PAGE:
This is one piece of an early memory. Other pieces include:

My father reading to me at night. As I get a little older, we begin to take turns reading chapters from The Little House on the Prairie series. I remember the night I tried to use phonics to sound out mosquito.

My mother teaching me to bake chocolate chip cookies. During one of these afternoons, she receives a phone call and I stand on my "kitchen stool" and proceed to eat quite a bit of cookie dough. She doesn't get mad, just laughed.

I remember them each holding this big, red, plastic apple as we would work on me turning my head to look at things because my left eye did not turn to the left. I honor the way they both supported me when they realized my left eye was not "normal." The way they took me to wonderful doctors and never invited me to feel differently, in fact they insisted I was not different. (I wrote more about this here.)

I honor the memories surrounding school and the way they both taught me that reading and writing and thinking outside the box were all important tools to my growth. I have memories about these ideas from the time I started preschool at three.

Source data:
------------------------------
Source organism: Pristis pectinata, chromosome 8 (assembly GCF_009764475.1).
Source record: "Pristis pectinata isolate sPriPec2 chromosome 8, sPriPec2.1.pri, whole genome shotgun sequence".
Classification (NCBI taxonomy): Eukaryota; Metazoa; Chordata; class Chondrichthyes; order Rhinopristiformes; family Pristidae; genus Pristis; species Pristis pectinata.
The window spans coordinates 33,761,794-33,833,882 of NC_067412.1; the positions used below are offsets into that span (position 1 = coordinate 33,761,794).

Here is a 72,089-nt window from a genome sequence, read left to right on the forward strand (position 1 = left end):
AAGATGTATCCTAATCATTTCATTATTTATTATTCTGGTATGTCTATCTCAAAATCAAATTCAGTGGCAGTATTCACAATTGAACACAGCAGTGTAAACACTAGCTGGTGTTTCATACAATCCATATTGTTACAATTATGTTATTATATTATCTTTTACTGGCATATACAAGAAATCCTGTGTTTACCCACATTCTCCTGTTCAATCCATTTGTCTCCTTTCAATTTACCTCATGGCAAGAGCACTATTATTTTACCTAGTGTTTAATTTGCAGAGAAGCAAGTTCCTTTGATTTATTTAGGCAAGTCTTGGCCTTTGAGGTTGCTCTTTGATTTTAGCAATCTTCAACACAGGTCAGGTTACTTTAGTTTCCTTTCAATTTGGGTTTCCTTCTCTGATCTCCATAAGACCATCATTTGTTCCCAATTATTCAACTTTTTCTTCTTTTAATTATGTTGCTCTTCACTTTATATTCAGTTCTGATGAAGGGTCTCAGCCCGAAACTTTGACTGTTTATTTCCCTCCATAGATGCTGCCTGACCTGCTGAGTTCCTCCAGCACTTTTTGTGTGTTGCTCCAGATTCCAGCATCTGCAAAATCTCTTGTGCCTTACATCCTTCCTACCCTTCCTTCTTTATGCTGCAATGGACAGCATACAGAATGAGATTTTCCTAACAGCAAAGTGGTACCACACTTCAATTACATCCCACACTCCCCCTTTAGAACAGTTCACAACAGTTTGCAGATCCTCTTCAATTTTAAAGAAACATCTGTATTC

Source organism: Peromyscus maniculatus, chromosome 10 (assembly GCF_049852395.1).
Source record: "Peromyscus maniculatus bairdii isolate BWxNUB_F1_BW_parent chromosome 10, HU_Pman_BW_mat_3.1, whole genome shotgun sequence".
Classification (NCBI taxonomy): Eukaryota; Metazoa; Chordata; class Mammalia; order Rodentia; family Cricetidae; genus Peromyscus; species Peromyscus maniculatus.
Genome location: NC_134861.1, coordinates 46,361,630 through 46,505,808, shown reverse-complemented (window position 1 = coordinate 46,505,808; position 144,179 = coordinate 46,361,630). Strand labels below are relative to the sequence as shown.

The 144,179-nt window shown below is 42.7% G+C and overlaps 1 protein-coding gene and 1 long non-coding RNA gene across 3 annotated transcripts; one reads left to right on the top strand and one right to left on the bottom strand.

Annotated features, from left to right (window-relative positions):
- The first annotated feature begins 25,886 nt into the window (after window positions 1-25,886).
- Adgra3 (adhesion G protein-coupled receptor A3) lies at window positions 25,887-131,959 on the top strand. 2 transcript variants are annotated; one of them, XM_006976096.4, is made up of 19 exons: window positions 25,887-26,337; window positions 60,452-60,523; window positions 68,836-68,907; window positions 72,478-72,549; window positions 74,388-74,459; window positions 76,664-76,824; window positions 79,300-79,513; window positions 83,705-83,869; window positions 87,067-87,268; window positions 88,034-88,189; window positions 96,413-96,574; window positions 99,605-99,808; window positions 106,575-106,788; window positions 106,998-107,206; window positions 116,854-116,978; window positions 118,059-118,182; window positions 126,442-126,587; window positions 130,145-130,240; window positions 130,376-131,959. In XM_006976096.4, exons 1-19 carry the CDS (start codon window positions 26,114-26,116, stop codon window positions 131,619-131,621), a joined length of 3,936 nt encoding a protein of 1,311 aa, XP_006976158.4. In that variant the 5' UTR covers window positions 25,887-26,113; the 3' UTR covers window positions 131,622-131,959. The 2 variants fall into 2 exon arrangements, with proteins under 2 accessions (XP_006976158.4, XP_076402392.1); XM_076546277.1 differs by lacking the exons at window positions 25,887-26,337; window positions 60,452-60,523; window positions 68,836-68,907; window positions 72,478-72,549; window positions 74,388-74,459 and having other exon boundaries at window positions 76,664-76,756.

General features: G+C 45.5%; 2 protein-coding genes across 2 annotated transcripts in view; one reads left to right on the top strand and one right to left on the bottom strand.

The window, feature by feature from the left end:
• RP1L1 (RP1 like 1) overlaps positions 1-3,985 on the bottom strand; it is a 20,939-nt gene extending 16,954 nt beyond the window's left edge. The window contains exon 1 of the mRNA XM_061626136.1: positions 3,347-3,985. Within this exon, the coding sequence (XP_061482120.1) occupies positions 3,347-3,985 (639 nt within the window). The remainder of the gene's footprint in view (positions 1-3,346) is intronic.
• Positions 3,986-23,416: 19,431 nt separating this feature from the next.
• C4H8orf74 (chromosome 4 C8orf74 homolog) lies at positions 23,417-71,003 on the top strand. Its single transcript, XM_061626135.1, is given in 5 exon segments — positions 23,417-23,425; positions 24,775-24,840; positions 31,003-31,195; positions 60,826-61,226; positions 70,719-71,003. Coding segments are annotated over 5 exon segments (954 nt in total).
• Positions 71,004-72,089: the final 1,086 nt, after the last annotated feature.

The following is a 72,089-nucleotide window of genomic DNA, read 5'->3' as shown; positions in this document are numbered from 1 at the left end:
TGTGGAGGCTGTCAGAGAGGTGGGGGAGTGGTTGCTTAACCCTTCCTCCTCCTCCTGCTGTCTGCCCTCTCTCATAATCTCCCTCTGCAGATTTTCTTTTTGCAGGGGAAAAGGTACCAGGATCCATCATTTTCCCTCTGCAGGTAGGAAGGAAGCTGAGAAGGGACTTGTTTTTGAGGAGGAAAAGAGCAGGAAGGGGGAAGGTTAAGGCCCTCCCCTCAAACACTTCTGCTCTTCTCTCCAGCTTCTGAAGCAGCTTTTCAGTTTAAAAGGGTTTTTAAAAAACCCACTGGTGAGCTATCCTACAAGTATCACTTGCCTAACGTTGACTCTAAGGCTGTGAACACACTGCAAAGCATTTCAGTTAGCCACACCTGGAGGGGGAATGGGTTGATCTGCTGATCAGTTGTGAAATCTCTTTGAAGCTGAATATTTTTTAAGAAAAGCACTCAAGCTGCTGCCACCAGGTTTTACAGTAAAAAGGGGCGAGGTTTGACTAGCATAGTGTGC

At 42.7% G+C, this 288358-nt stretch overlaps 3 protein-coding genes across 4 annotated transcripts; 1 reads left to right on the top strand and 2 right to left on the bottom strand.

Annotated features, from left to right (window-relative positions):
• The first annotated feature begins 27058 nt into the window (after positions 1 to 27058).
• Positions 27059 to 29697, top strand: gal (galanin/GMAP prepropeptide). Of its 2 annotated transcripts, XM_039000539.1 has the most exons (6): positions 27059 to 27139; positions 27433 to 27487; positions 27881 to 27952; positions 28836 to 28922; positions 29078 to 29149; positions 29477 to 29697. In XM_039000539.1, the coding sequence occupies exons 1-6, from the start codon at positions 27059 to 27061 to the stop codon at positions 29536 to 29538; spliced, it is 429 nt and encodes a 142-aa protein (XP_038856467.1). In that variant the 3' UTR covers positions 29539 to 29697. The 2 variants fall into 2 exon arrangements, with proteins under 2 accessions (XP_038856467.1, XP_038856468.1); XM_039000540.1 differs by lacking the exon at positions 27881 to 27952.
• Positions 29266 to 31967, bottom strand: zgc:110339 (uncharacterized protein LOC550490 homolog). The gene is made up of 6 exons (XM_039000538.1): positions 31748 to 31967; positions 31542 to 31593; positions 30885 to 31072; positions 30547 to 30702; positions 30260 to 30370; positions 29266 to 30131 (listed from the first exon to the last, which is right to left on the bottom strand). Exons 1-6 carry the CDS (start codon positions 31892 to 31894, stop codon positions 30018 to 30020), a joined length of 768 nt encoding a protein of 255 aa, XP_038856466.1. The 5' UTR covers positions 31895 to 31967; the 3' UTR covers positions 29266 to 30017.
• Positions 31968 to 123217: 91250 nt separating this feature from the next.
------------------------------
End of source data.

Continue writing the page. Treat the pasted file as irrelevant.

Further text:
When I was in therapy, I learned that I had been given a beautiful gift. My memory was that overall, my childhood was a good one. Even though my parents' marriage had its challenges and they would eventually go through an ugly divorce, I knew I was loved. A blessing in the midst of a bit of hell.

Now, I navigate the waters of an adult relationship with my parents. After challenges and miscommunication and hurt feelings on all sides, I am able to separate my relationship with each of them and honor that we all do the best we can.